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Daily Briefing: Brexit clock starts ticking
March 29, 2017 / 7:29 AM / 7 months ago

Daily Briefing: Brexit clock starts ticking

British Prime Minister Theresa May in the cabinet office signs the official letter to European Council President Donald Tusk invoking Article 50 and the United Kingdom's intention to leave the EU on March 28, 2017 in London, England. After holding a referendum in June 2016 the United Kingdom voted to leave the European Union, the signing of Article 50 now officially triggers that process. REUTERS/Christopher Furlong/Pool

LONDON (Reuters) - A photograph released by Downing Street last night shows a solitary Theresa May signing Britain's Article 50 Brexit letter to the EU, just a Union Jack and a clock behind her.

The image is fitting: for from today May has given herself two years to conclude an exit deal that will seek to preserve commercial ties with Britain’s main trading partner while satisfying the yearnings of ardent Brexiteers for something that looks like a clean break with Europe.

LIVE COVERAGE: The road to Brexit

Today she will tell parliament she will make Brexit work for all Britons “rich or poor” and European officials will reaffirm that Britain cannot cherry-pick what it wants from the EU while ignoring the rules it doesn’t like. Reconciling those two positions will be May’s work for the foreseeable future – and her political career will likely depend on it.

French Socialist former PM Manuel Valls has just declared he will support the centrist independent Emmanuel Macron in the presidential election. That is in itself a breath-taking disavowal of the Socialist Party's official candidate, hard leftist Benoit Hamon. It's hard to say what electoral benefit Macron will get from it - Valls is not wildly popular with voters in France. But it speaks volumes about the catastrophic state of the ruling Socialist Party and may hint at Valls' plans to tighten his grip on it when Hamon is seen to fail.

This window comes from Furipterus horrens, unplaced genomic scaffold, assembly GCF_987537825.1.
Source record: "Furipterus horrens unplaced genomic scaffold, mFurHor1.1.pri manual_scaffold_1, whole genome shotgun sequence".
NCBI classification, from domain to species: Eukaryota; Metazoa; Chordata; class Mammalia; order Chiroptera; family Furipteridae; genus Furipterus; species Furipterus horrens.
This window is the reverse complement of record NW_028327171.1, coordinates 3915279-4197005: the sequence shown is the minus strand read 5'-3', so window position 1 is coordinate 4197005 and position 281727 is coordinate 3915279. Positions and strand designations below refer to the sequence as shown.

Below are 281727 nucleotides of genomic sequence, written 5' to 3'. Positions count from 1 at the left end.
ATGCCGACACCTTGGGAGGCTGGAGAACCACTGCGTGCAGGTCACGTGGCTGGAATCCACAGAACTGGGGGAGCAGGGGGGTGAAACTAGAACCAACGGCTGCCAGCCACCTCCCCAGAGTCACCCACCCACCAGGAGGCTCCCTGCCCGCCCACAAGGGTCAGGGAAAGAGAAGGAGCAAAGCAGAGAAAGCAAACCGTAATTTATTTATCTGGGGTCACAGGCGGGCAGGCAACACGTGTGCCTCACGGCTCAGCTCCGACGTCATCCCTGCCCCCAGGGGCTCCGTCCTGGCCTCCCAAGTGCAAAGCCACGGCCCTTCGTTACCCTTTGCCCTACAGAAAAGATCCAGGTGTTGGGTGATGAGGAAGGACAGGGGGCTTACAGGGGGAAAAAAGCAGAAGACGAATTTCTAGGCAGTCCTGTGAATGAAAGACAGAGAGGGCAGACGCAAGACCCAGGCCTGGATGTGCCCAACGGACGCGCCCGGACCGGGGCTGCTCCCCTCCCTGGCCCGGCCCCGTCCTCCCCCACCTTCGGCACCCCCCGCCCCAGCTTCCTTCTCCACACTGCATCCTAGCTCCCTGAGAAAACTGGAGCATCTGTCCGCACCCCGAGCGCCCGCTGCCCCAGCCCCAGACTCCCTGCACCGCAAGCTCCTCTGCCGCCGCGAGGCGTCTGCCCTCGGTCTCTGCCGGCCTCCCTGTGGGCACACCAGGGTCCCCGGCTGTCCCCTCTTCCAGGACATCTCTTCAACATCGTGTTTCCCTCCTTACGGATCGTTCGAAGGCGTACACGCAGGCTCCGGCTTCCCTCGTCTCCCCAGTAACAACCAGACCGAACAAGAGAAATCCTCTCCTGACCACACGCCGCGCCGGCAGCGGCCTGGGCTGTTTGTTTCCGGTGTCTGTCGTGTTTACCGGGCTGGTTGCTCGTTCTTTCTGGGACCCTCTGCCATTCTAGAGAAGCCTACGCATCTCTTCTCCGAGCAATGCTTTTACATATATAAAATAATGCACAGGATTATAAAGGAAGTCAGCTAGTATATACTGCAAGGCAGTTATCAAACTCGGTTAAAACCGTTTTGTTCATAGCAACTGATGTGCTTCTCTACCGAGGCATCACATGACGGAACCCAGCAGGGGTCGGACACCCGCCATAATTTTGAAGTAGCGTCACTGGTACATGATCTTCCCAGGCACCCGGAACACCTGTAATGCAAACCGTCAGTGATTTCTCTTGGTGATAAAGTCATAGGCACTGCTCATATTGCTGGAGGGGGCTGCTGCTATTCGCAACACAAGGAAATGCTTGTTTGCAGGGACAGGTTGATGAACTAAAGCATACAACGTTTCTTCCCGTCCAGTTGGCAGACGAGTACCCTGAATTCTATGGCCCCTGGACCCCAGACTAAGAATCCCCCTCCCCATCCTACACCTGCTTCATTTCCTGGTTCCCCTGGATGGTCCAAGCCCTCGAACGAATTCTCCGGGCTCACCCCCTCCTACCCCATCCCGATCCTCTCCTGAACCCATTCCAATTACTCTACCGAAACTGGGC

MARKETS AT 0755 GMT

The resilience of equity markets to the stuttering legislative agenda of U.S. President Trump and against today’s formal request by Britain to start some two years of negotiations to leave the European Union is down to sheer strength of incoming economic activity.

The question for many investors is just how much momentum has now built up in the underlying economy regardless of Trump or Brexit or even the outside risks associated with the French and German elections this year.

U.S. consumer confidence readings shooting to their highest since 2000 this month was yet another startling example of the pickup in sentiment at least, but February U.S. trade numbers also showed the deficit falling by almost 6 percent – something that will lift Q1 GDP forecasts in lockstep. Barclays upped its first-quarter growth estimate by four tenths of a percentage point to 1.6 percent after the trade numbers and Morgan Stanley upped its call to 1.5 percent from 1.0 percent.

More broadly across the world, Citi’s economic surprises indices for the United States, the euro zone, Britain and emerging markets in aggregate are still impressively positive and have been so since December – showing a mix of accelerating activity and a persistent underestimation of its strength by forecasters.

The S&P500 closed up 0.7 percent late Tuesday, the Dow Jones broke an 8-day losing streak and futures markets are pointing to another positive open later.  Asia bourses were mostly positive, although the rebound in the dollar and U.S. Treasury yields may put a brake on emerging markets in general. Euro/dollar slipped back below $1.08 against a revived dollar, with sterling taking a hit too as PM May signed the formal letter that will trigger Article 50 of the EU’s Lisbon Treaty on Brexit.

While the Article 50 request sets the clock ticking on EU exit negotiations, it’s likely to be just procedural today and the first detailed response may not arrive until after the EU summit on the issue late next month and talks may not get going in earnest until after the French elections are over in May.

Scotland’s parliament, meanwhile, voted to request a new referendum on independence as a result of Brexit, but the UK government’s initial response was that it wanted to complete the Brexit process first. Sterling slipped below $1.24 in early trading, back to Friday’s levels. Euro/sterling was also higher.

Editing by Alison Williams

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